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Posted: Tuesday, August 5th 2014 at 4:15pm

Stock market losses steepen on Ukraine tensions; Dow down 160

By The Associated Press
EMAIL STORY CONTACT EDITOR PRINT
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NEW YORK (AP) -- The U.S. stock market turned sharply lower in afternoon trading Tuesday on concerns that tensions between Russia and Ukraine were heating up again. Energy stocks were among the biggest decliners, with companies such as Halliburton, Transocean and Devon Energy down more than 3 percent.

KEEPING SCORE: The Dow Jones industrial average lost 160 points, or 1 percent, to 16,410 as of 3:04 p.m. Eastern. The Standard & Poor's 500 index lost 20 points, or 1.1 percent, to 1,919 and the Nasdaq composite fell 38 points, or 0.9 percent, to 4,345.

UKRAINE WORRIES: The stock market had been lower all day, and the losses accelerated in early afternoon trading. Traders pointed to news reports of a buildup in Russian troops on the Ukraine border and comments from a Polish politician that said Russia is poised to invade or pressure militarily Ukraine's eastern border.

The developments come after the most recent round of sanctions imposed on Russia by the U.S. and Europe. Russia has reportedly called for a meeting of the U.N. Security Council.

NO RECOVERY: Stocks have been unable to recover their losses from last week, when the S&P 500 fell 2.7 percent, its worst week since June 2012. The market rose modestly on Monday.

"The sellers are giving the market a chance to breathe after last week, but the buyers aren't there to step in and buy on these dips," said Ian Winer, director of trading at Wedbush Morgan Securities.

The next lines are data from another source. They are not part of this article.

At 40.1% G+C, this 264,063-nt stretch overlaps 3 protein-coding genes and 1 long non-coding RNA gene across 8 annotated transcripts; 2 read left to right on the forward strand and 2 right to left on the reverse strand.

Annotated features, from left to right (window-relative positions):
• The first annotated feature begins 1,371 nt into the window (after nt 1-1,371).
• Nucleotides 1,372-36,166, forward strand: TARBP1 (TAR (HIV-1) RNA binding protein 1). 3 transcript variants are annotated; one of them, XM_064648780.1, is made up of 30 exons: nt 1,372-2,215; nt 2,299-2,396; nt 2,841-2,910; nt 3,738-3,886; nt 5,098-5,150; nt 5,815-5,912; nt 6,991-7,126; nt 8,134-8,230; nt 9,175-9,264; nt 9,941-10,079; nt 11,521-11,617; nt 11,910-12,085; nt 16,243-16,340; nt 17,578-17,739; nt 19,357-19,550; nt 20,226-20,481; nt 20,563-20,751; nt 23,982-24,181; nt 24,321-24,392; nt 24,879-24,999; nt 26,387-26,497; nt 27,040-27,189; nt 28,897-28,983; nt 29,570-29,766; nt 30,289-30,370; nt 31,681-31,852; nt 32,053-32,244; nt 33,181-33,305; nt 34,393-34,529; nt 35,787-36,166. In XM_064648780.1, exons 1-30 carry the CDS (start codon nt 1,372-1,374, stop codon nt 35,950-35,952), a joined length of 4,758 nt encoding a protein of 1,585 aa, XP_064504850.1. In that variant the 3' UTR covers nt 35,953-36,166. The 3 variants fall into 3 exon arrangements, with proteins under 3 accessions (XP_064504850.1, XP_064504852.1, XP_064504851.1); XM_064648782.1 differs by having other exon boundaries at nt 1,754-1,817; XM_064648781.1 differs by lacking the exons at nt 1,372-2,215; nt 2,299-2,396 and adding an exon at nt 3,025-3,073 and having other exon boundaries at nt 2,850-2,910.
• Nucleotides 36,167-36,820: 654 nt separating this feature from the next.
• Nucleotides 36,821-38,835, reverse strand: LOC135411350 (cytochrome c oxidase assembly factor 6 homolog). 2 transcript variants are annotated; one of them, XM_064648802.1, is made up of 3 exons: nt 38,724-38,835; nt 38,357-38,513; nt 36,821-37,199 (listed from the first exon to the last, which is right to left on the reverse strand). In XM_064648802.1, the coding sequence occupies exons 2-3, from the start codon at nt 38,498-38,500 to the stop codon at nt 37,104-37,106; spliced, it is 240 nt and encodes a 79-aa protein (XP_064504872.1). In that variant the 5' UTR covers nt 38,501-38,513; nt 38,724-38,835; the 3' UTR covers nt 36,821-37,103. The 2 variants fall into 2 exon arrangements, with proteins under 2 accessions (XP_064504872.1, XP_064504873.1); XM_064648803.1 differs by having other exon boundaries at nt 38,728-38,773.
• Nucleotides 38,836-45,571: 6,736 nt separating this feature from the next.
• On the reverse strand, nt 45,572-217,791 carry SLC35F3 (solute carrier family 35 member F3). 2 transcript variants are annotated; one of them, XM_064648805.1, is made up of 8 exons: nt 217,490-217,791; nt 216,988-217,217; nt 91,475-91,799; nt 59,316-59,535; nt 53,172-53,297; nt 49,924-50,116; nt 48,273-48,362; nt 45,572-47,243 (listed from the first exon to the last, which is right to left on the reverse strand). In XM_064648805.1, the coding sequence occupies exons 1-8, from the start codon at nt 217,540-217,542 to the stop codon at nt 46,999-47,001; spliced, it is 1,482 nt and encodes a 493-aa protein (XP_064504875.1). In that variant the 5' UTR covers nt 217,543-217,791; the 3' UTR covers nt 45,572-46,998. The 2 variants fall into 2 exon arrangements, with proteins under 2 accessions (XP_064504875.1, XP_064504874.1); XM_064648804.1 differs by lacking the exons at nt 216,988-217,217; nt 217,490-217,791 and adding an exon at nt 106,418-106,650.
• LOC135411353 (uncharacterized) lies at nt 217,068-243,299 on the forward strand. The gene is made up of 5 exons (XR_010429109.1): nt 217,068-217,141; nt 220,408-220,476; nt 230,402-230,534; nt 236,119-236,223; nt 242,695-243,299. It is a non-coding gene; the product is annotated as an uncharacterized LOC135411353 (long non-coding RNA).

Last week's sell-off was caused by a variety of factors, including the near-failure of a Portuguese bank, Argentina defaulting on its bonds and the ongoing tension between the U.S., Europe and Russia over Ukraine. Strategists say investors are in a wait-and-see mode.

"Once these geopolitical issues calm down, we should move higher from here," said Randy Frederick, a managing director at Charles Schwab.

DATA DU JOUR: Investors were setting aside two positive reports on the U.S. economy. The Institute for Supply Management said the U.S. services sector expanded in July more than expected. The ISM survey came in at 58.7 versus the 56.5 economists had predicted. June factory orders also rose more than expected, rising 1.1 percent compared to the 0.6 percent increase economists were looking for.

NO SALE: Target dropped $2.80, or 5 percent, to $57.92 after the company lowered its second-quarter earnings forecast. Target said the massive data breach the company experienced last year was costing far more than previously expected. Shoppers remain cautious about shopping at the store, Target said.

CURRENCIES, COMMODITIES, AND BONDS: The dollar rose to 102.75 yen and the euro dipped to $1.3365. Crude oil fell 88 cents to $97.41 a barrel. Gold fell $2.20 to $1,286.70 an ounce and silver fell 37 cents to $19.86 an ounce. The yield on the 10-year Treasury note was unchanged from the day before at 2.48 percent.
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